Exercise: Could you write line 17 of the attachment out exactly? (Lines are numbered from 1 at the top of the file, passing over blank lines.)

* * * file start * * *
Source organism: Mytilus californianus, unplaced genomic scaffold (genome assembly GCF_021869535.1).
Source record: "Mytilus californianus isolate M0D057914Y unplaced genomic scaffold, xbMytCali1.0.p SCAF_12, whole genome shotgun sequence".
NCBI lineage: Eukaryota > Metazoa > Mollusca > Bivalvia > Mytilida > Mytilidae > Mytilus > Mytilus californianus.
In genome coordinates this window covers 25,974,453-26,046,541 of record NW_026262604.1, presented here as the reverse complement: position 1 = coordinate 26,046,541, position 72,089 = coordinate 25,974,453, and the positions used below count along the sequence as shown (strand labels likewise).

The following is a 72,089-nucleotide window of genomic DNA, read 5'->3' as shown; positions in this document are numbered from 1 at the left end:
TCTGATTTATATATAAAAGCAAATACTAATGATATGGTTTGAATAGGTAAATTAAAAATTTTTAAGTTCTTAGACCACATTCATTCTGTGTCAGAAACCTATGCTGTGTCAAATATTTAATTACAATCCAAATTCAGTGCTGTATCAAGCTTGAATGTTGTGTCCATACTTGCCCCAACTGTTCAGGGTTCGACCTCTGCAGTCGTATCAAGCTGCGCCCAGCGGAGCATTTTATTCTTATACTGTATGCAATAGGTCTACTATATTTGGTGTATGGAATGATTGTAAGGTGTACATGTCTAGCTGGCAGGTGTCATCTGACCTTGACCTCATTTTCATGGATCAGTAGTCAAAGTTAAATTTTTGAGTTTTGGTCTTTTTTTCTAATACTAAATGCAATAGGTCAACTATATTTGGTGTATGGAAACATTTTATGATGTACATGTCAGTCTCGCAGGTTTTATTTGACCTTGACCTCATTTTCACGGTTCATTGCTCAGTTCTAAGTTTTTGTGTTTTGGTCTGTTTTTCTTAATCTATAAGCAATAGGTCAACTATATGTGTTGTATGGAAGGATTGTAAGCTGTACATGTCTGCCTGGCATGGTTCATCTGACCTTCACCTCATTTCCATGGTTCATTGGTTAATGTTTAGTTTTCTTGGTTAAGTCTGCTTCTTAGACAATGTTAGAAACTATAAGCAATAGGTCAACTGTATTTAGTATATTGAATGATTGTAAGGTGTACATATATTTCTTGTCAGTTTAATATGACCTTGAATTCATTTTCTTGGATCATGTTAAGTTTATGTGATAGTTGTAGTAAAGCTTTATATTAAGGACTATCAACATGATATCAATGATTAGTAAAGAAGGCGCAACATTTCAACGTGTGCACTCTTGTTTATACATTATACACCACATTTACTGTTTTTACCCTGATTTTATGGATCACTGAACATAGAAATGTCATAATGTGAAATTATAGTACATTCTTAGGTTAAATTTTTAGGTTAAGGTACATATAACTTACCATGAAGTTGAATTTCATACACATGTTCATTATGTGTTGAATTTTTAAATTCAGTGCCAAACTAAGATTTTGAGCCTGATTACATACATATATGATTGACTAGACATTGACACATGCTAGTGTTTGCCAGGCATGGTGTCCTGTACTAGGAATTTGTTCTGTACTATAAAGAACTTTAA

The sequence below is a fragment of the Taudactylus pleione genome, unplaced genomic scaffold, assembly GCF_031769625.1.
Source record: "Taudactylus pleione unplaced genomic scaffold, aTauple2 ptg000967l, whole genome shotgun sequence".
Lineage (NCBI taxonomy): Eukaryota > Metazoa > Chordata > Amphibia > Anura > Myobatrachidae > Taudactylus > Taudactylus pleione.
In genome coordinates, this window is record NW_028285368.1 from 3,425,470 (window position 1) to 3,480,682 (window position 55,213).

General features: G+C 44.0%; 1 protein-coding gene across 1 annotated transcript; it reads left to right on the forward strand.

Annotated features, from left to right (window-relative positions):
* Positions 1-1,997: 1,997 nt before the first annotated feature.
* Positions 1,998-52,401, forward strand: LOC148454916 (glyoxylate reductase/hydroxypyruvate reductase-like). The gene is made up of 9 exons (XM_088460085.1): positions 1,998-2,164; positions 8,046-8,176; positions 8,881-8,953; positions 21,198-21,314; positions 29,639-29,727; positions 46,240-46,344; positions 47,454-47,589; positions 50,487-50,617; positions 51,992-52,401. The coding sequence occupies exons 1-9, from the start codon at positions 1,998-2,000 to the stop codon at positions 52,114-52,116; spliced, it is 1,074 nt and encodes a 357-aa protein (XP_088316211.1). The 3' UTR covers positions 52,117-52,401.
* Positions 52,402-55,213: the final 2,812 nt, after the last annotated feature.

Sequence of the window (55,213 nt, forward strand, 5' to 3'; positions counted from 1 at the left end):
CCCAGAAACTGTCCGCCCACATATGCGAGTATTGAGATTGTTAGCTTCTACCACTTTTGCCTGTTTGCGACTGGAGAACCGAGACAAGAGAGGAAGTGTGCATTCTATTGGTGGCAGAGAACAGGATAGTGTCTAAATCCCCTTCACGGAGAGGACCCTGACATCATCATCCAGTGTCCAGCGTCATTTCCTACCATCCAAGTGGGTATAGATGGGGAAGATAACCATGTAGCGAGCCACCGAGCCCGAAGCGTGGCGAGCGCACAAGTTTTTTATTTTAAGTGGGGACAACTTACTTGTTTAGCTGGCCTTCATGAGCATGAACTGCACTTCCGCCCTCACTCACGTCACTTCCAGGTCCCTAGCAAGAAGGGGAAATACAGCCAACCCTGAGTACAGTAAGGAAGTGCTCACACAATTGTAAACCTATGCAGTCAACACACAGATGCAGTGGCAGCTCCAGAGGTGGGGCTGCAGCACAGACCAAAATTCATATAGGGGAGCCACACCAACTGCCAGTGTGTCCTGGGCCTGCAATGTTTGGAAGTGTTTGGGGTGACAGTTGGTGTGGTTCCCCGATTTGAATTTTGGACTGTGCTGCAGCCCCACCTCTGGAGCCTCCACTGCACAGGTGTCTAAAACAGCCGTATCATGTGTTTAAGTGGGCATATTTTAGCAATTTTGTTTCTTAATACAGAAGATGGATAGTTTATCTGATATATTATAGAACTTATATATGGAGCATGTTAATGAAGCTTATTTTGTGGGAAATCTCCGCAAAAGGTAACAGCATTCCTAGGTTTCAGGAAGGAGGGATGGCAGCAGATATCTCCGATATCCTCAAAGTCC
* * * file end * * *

CCCAGAAACTGTCCGCCCACATATGCGAGTATTGAGATTGTTAGCTTCTACCACTTTTGCCTGTTTGCGACTGGAGAACCGAGACAAGAGAGGAAGTGTGCATTCTATTGGTGGCAGAGAACAGGATAGTGTCTAAATCCCCTTCACGGAGAGGACCCTGACATCATCATCCAGTGTCCAGCGTCATTTCCTACCATCCAAGTGGGTATAGATGGGGAAGATAACCATGTAGCGAGCCACCGAGCCCGAAGCGTGGCGAGCGCACAAGTTTTTTATTTTAAGTGGGGACAACTTACTTGTTTAGCTGGCCTTCATGAGCATGAACTGCACTTCCGCCCTCACTCACGTCACTTCCAGGTCCCTAGCAAGAAGGGGAAATACAGCCAACCCTGAGTACAGTAAGGAAGTGCTCACACAATTGTAAACCTATGCAGTCAACACACAGATGCAGTGGCAGCTCCAGAGGTGGGGCTGCAGCACAGACCAAAATTCATATAGGGGAGCCACACCAACTGCCAGTGTGTCCTGGGCCTGCAATGTTTGGAAGTGTTTGGGGTGACAGTTGGTGTGGTTCCCCGATTTGAATTTTGGACTGTGCTGCAGCCCCACCTCTGGAGCCTCCACTGCACAGGTGTCTAAAACAGCCGTATCATGTGTTTAAGTGGGCATATTTTAGCAATTTTGTTTCTTAATACAGAAGATGGATAGTTTATCTGATATATTATAGAACTTATATATGGAGCATGTTAATGAAGCTTATTTTGTGGGAAATCTCCGCAAAAGGTAACAGCATTCCTAGGTTTCAGGAAGGAGGGATGGCAGCAGATATCTCCGATATCCTCAAAGTCC